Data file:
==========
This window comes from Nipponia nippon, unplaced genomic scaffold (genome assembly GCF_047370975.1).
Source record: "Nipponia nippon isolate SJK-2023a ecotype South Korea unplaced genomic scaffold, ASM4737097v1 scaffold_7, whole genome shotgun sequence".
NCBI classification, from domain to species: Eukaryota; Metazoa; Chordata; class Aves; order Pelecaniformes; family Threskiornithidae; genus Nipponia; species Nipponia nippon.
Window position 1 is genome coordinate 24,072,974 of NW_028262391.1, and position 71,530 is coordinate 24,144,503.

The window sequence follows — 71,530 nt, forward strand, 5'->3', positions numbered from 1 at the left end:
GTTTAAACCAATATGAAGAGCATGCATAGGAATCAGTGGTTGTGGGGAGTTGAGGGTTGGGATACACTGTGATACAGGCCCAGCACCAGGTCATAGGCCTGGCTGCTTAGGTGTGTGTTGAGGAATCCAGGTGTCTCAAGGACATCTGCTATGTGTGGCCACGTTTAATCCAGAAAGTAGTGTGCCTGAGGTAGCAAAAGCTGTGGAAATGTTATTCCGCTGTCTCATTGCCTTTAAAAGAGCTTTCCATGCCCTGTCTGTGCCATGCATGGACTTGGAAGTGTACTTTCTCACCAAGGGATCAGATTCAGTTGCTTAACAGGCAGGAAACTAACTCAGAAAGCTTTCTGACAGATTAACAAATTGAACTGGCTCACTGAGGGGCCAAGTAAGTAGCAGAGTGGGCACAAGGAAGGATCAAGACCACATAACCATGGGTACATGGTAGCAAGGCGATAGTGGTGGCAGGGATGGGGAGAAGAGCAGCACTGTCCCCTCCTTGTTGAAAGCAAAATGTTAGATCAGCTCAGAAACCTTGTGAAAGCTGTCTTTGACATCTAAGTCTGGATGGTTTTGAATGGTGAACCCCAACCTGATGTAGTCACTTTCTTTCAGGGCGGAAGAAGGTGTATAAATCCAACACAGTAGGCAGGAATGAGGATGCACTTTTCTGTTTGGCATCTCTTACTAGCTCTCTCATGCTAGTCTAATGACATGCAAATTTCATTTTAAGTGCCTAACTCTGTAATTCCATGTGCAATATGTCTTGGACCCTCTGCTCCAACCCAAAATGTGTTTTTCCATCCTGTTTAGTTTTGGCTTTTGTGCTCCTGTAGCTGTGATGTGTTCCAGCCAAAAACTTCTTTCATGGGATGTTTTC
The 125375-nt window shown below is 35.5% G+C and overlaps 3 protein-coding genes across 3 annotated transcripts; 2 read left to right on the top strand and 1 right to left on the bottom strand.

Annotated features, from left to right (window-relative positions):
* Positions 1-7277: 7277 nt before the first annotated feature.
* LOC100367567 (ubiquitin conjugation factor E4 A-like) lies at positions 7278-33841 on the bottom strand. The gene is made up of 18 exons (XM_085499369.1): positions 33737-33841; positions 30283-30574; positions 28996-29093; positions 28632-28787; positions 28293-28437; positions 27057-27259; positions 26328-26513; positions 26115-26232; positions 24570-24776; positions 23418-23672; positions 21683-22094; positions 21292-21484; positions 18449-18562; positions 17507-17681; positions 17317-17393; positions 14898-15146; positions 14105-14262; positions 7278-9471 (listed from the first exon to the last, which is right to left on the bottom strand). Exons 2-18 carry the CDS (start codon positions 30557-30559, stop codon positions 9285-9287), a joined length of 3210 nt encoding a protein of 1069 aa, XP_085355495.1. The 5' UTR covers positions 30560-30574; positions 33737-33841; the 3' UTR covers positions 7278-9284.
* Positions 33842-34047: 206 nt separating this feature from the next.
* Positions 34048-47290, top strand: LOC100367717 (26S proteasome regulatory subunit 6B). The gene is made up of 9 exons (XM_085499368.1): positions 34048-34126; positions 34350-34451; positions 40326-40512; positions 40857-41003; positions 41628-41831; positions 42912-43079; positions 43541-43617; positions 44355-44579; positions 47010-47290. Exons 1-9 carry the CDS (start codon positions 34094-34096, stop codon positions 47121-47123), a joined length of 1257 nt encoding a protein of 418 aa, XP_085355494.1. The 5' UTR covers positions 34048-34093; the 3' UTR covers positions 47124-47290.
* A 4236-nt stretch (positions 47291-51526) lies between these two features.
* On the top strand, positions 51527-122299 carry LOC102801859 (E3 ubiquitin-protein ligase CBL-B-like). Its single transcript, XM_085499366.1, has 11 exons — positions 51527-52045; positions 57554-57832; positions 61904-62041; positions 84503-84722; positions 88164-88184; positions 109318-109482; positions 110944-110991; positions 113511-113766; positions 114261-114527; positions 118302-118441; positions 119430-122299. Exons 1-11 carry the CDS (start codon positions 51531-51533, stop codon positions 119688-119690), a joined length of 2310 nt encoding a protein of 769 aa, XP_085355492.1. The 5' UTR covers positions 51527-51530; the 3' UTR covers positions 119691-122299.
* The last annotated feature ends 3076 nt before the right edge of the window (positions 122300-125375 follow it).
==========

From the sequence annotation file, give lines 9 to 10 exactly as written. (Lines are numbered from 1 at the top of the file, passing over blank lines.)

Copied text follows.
* Positions 1-7277: 7277 nt before the first annotated feature.
* LOC100367567 (ubiquitin conjugation factor E4 A-like) lies at positions 7278-33841 on the bottom strand. The gene is made up of 18 exons (XM_085499369.1): positions 33737-33841; positions 30283-30574; positions 28996-29093; positions 28632-28787; positions 28293-28437; positions 27057-27259; positions 26328-26513; positions 26115-26232; positions 24570-24776; positions 23418-23672; positions 21683-22094; positions 21292-21484; positions 18449-18562; positions 17507-17681; positions 17317-17393; positions 14898-15146; positions 14105-14262; positions 7278-9471 (listed from the first exon to the last, which is right to left on the bottom strand). Exons 2-18 carry the CDS (start codon positions 30557-30559, stop codon positions 9285-9287), a joined length of 3210 nt encoding a protein of 1069 aa, XP_085355495.1. The 5' UTR covers positions 30560-30574; positions 33737-33841; the 3' UTR covers positions 7278-9284.